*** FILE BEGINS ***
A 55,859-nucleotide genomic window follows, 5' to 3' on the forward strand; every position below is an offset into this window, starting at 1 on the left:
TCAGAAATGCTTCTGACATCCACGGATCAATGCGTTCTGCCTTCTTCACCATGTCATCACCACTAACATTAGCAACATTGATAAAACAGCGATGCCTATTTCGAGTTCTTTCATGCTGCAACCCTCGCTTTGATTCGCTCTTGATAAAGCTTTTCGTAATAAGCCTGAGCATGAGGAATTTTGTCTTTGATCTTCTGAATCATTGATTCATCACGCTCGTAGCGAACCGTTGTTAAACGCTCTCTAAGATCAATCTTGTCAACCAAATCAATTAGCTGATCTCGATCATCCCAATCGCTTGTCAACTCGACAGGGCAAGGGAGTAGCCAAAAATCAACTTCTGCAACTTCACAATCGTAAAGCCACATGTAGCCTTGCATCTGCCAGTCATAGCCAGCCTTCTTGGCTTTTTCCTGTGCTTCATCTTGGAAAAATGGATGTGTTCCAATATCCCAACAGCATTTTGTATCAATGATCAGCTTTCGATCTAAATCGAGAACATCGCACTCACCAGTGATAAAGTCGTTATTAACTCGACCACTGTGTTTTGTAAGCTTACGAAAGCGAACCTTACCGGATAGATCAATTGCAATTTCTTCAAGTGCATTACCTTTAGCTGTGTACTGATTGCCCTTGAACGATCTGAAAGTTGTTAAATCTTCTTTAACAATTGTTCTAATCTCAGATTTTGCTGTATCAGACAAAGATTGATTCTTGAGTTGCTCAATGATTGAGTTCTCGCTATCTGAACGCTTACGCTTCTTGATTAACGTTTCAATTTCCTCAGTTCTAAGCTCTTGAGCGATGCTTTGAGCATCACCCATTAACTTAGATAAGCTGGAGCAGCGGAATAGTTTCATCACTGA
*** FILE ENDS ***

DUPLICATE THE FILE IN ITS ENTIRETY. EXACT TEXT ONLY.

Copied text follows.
A 55,859-nucleotide genomic window follows, 5' to 3' on the forward strand; every position below is an offset into this window, starting at 1 on the left:
TCAGAAATGCTTCTGACATCCACGGATCAATGCGTTCTGCCTTCTTCACCATGTCATCACCACTAACATTAGCAACATTGATAAAACAGCGATGCCTATTTCGAGTTCTTTCATGCTGCAACCCTCGCTTTGATTCGCTCTTGATAAAGCTTTTCGTAATAAGCCTGAGCATGAGGAATTTTGTCTTTGATCTTCTGAATCATTGATTCATCACGCTCGTAGCGAACCGTTGTTAAACGCTCTCTAAGATCAATCTTGTCAACCAAATCAATTAGCTGATCTCGATCATCCCAATCGCTTGTCAACTCGACAGGGCAAGGGAGTAGCCAAAAATCAACTTCTGCAACTTCACAATCGTAAAGCCACATGTAGCCTTGCATCTGCCAGTCATAGCCAGCCTTCTTGGCTTTTTCCTGTGCTTCATCTTGGAAAAATGGATGTGTTCCAATATCCCAACAGCATTTTGTATCAATGATCAGCTTTCGATCTAAATCGAGAACATCGCACTCACCAGTGATAAAGTCGTTATTAACTCGACCACTGTGTTTTGTAAGCTTACGAAAGCGAACCTTACCGGATAGATCAATTGCAATTTCTTCAAGTGCATTACCTTTAGCTGTGTACTGATTGCCCTTGAACGATCTGAAAGTTGTTAAATCTTCTTTAACAATTGTTCTAATCTCAGATTTTGCTGTATCAGACAAAGATTGATTCTTGAGTTGCTCAATGATTGAGTTCTCGCTATCTGAACGCTTACGCTTCTTGATTAACGTTTCAATTTCCTCAGTTCTAAGCTCTTGAGCGATGCTTTGAGCATCACCCATTAACTTAGATAAGCTGGAGCAGCGGAATAGTTTCATCACTGA